Well, given that rather stark attempt to summarize the consensus, what is the current consensus on the US dollar?
In my readings of some of bank analysts from some of the major houses there are two primary and plausible dollar themes in play as we enter 2016:
1) The dollar bull is very much intact, but in the process of a much deserved rest before it catapults to new high ground. The drivers are multi-fold:
a. Rising US yield differential relative to developed market competitors.
b. Relatively stronger US economic growth, part and parcel to “a.” above, i.e. the feedback loop thing.
c. Rising demand for dollars from the emerging world as dollar surplus’ fall and reserves begin to dwindle; with added bonus of corporate balance sheet risk, i.e. borrowing dollars during the commodities boom (in a depreciating currency—the US dollar), which increased both profitability and leverage, becomes a quite painful as the US dollar rallies and aggregate global demand for commodities continues to stagnate. This is not a new theme, but could very much be accelerated in 2016 if global demand does not rebound very soon.
d. Falling surplus among EM and the oil export countries, coupled with rising US rates (at the margin stuff), means less money funneled into risk assets (read stocks). Any correction of “size” in risk assets likely triggers a risk bid into the US dollar.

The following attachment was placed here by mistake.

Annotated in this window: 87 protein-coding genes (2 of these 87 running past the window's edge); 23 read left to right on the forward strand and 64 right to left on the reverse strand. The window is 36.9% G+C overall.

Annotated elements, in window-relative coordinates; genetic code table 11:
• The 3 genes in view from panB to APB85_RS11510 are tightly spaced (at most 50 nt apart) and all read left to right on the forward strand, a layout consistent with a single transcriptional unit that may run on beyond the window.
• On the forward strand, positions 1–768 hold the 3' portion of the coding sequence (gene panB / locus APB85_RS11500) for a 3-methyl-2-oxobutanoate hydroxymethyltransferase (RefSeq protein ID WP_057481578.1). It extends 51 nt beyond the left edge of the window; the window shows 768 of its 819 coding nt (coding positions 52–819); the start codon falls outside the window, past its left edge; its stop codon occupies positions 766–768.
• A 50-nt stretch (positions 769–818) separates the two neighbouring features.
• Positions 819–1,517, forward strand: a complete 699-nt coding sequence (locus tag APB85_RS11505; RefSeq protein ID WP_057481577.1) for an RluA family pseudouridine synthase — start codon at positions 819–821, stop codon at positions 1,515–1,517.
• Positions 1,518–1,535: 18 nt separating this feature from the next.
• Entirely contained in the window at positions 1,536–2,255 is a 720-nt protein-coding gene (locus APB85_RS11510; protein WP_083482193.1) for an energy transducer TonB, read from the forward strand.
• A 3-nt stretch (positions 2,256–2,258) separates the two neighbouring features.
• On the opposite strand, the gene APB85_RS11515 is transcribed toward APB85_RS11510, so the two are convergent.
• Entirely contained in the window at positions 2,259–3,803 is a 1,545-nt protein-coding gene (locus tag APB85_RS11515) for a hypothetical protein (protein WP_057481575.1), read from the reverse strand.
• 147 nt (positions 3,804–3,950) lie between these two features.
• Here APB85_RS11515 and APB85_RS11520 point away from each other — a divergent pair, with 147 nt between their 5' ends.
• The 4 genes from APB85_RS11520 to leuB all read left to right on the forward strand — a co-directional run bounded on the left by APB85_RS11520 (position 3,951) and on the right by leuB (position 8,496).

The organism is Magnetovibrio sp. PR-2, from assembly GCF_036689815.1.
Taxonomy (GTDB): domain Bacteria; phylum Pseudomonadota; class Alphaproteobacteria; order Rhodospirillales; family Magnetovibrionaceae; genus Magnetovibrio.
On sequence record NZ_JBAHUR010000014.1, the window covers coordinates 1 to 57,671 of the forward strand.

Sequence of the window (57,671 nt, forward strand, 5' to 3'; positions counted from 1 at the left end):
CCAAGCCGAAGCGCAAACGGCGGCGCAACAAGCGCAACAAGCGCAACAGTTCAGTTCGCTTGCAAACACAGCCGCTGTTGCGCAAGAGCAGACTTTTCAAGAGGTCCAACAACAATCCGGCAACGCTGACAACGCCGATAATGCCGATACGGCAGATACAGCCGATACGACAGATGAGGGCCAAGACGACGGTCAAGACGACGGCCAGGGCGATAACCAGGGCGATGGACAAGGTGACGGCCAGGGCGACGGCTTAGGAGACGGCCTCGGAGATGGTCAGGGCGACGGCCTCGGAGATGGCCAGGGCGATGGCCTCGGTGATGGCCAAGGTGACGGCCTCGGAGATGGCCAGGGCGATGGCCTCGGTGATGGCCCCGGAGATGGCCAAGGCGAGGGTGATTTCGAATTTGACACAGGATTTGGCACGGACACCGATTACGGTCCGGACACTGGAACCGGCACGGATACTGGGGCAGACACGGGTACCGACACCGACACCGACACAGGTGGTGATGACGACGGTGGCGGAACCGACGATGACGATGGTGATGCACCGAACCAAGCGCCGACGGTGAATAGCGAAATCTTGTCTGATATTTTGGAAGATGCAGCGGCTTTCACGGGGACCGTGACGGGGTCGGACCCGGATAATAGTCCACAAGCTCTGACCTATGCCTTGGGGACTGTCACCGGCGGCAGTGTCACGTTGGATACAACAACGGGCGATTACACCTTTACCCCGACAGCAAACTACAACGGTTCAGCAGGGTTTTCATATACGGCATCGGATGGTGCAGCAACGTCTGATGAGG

2) The dollar bull market is over. And the dollar will range for the most part, at best, during 2016. This view stems from:
a. A strong belief in Mr. Market’s discounting prowess, i.e. the Fed hike, and campaign of future hikes, was well signaled, over analyzed, and therefore very much expected by the market; thus all, or at least most, of the good news was already priced into the US dollar. Validation for this can be seen by virtue of the fact the US dollar has not rallied to a new high since the Fed gave dollar bulls exactly what they wanted.
b. Because 71% of the US dollar index weighting is made up of the euro and yen, the dollar may muddle through at best. There is a decent chance we see a dual-market in currencies this year, whereby the euro and yen outperform, while the pound and commodity currencies underperform.
i. Commodity currency performance is of course linked directly to commodities prices over time. Another bad year for the commodities market, which is plausible given global growth concerns, still excess supply of commodities, and plenty of final goods production capacity—not to mention continued labor market slack globally.
ii. Euro outperformance—three reasons here:
1. Eurozone residents sending fewer euro overseas, i.e. buying less foreign debt.
2. Euro banks doing less foreign lending, thus reducing euro supply
3. Euro debt offering declining
4. Euro acts well on risk—de-hedging if you will as funds move money out of euro stock markets
iii. Yen outperformance
1. Yen acts well on risk—and risk is rising for Japan’s economy given latest data, i.e. a three arrow failure?
a. This means a large portion of the massive Japanese capital comes home—repatriation rally.
iv. The pound could be trapped in its own orbit of political risks—EU referendum, soaring current account deficit, and growing expectation in this environment the Bank of England will remain accommodative accordingly into 2017.